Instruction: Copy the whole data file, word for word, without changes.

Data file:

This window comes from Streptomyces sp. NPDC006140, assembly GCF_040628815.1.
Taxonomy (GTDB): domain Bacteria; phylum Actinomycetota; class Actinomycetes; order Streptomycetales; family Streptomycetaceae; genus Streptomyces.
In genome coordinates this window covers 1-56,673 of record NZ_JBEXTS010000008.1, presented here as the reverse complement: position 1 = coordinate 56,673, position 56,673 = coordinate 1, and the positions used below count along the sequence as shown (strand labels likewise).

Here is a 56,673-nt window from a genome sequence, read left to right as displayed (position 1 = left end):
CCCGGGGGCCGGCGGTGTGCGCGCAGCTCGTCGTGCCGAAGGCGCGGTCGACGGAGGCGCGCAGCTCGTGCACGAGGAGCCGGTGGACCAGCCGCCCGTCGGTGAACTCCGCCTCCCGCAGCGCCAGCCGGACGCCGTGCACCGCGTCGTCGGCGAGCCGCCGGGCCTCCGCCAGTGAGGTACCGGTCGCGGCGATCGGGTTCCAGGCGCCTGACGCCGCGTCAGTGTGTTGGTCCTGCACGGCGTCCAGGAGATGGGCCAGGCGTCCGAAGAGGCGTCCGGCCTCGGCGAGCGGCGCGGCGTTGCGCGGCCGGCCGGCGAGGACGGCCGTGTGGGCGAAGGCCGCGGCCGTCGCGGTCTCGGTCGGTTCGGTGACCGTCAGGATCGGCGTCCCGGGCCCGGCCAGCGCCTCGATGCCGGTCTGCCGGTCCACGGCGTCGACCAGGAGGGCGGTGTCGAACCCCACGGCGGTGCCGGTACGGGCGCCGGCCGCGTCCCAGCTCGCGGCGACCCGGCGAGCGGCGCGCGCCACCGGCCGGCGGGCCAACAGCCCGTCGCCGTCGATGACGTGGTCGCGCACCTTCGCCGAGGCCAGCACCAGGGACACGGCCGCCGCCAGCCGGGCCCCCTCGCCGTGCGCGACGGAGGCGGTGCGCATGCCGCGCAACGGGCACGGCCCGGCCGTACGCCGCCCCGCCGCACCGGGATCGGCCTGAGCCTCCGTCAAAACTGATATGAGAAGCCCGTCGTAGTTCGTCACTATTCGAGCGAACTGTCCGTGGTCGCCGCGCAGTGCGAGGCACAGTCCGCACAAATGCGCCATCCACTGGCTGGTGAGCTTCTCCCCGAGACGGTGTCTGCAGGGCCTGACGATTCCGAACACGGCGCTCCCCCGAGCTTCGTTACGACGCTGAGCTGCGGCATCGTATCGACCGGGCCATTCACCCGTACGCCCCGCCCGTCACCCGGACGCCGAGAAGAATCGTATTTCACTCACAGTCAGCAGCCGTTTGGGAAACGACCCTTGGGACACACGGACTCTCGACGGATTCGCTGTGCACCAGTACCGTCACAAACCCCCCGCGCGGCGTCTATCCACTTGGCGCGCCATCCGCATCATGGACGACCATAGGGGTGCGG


This window comes from Streptomyces sp. NPDC006140, assembly GCF_040628815.1.
Taxonomy (GTDB): domain Bacteria; phylum Actinomycetota; class Actinomycetes; order Streptomycetales; family Streptomycetaceae; genus Streptomyces.
In genome coordinates this window covers 1-56,673 of record NZ_JBEXTS010000008.1, presented here as the reverse complement: position 1 = coordinate 56,673, position 56,673 = coordinate 1, and the positions used below count along the sequence as shown (strand labels likewise).

Here is a 56,673-nt window from a genome sequence, read left to right as displayed (position 1 = left end):
CCCGGGGGCCGGCGGTGTGCGCGCAGCTCGTCGTGCCGAAGGCGCGGTCGACGGAGGCGCGCAGCTCGTGCACGAGGAGCCGGTGGACCAGCCGCCCGTCGGTGAACTCCGCCTCCCGCAGCGCCAGCCGGACGCCGTGCACCGCGTCGTCGGCGAGCCGCCGGGCCTCCGCCAGTGAGGTACCGGTCGCGGCGATCGGGTTCCAGGCGCCTGACGCCGCGTCAGTGTGTTGGTCCTGCACGGCGTCCAGGAGATGGGCCAGGCGTCCGAAGAGGCGTCCGGCCTCGGCGAGCGGCGCGGCGTTGCGCGGCCGGCCGGCGAGGACGGCCGTGTGGGCGAAGGCCGCGGCCGTCGCGGTCTCGGTCGGTTCGGTGACCGTCAGGATCGGCGTCCCGGGCCCGGCCAGCGCCTCGATGCCGGTCTGCCGGTCCACGGCGTCGACCAGGAGGGCGGTGTCGAACCCCACGGCGGTGCCGGTACGGGCGCCGGCCGCGTCCCAGCTCGCGGCGACCCGGCGAGCGGCGCGCGCCACCGGCCGGCGGGCCAACAGCCCGTCGCCGTCGATGACGTGGTCGCGCACCTTCGCCGAGGCCAGCACCAGGGACACGGCCGCCGCCAGCCGGGCCCCCTCGCCGTGCGCGACGGAGGCGGTGCGCATGCCGCGCAACGGGCACGGCCCGGCCGTACGCCGCCCCGCCGCACCGGGATCGGCCTGAGCCTCCGTCAAAACTGATATGAGAAGCCCGTCGTAGTTCGTCACTATTCGAGCGAACTGTCCGTGGTCGCCGCGCAGTGCGAGGCACAGTCCGCACAAATGCGCCATCCACTGGCTGGTGAGCTTCTCCCCGAGACGGTGTCTGCAGGGCCTGACGATTCCGAACACGGCGCTCCCCCGAGCTTCGTTACGACGCTGAGCTGCGGCATCGTATCGACCGGGCCATTCACCCGTACGCCCCGCCCGTCACCCGGACGCCGAGAAGAATCGTATTTCACTCACAGTCAGCAGCCGTTTGGGAAACGACCCTTGGGACACACGGACTCTCGACGGATTCGCTGTGCACCAGTACCGTCACAAACCCCCCGCGCGGCGTCTATCCACTTGGCGCGCCATCCGCATCATGGACGACCATAGGGGTGCGG